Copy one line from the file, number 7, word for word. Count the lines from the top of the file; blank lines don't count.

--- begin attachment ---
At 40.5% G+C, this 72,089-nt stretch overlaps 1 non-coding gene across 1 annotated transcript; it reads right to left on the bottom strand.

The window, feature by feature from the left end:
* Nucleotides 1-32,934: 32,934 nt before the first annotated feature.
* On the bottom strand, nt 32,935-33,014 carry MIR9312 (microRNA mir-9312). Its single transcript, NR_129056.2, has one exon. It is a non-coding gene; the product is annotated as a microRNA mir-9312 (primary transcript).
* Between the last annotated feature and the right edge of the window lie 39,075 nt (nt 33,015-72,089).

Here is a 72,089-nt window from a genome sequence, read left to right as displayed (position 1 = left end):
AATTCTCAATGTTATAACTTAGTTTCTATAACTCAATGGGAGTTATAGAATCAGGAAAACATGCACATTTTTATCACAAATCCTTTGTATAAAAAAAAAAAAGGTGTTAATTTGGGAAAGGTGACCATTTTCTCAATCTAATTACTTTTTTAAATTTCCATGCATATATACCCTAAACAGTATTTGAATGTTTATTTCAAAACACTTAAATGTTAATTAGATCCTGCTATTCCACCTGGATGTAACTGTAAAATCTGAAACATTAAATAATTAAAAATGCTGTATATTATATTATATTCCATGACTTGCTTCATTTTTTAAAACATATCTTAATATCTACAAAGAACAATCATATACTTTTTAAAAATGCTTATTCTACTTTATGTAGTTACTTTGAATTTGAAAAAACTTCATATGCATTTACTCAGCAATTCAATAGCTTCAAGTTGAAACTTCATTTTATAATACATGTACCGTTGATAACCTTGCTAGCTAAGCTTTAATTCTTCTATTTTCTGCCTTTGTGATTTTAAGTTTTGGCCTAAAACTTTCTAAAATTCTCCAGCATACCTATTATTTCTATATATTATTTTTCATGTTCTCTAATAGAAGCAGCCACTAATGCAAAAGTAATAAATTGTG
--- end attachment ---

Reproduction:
AATTCTCAATGTTATAACTTAGTTTCTATAACTCAATGGGAGTTATAGAATCAGGAAAACATGCACATTTTTATCACAAATCCTTTGTATAAAAAAAAAAAAGGTGTTAATTTGGGAAAGGTGACCATTTTCTCAATCTAATTACTTTTTTAAATTTCCATGCATATATACCCTAAACAGTATTTGAATGTTTATTTCAAAACACTTAAATGTTAATTAGATCCTGCTATTCCACCTGGATGTAACTGTAAAATCTGAAACATTAAATAATTAAAAATGCTGTATATTATATTATATTCCATGACTTGCTTCATTTTTTAAAACATATCTTAATATCTACAAAGAACAATCATATACTTTTTAAAAATGCTTATTCTACTTTATGTAGTTACTTTGAATTTGAAAAAACTTCATATGCATTTACTCAGCAATTCAATAGCTTCAAGTTGAAACTTCATTTTATAATACATGTACCGTTGATAACCTTGCTAGCTAAGCTTTAATTCTTCTATTTTCTGCCTTTGTGATTTTAAGTTTTGGCCTAAAACTTTCTAAAATTCTCCAGCATACCTATTATTTCTATATATTATTTTTCATGTTCTCTAATAGAAGCAGCCACTAATGCAAAAGTAATAAATTGTG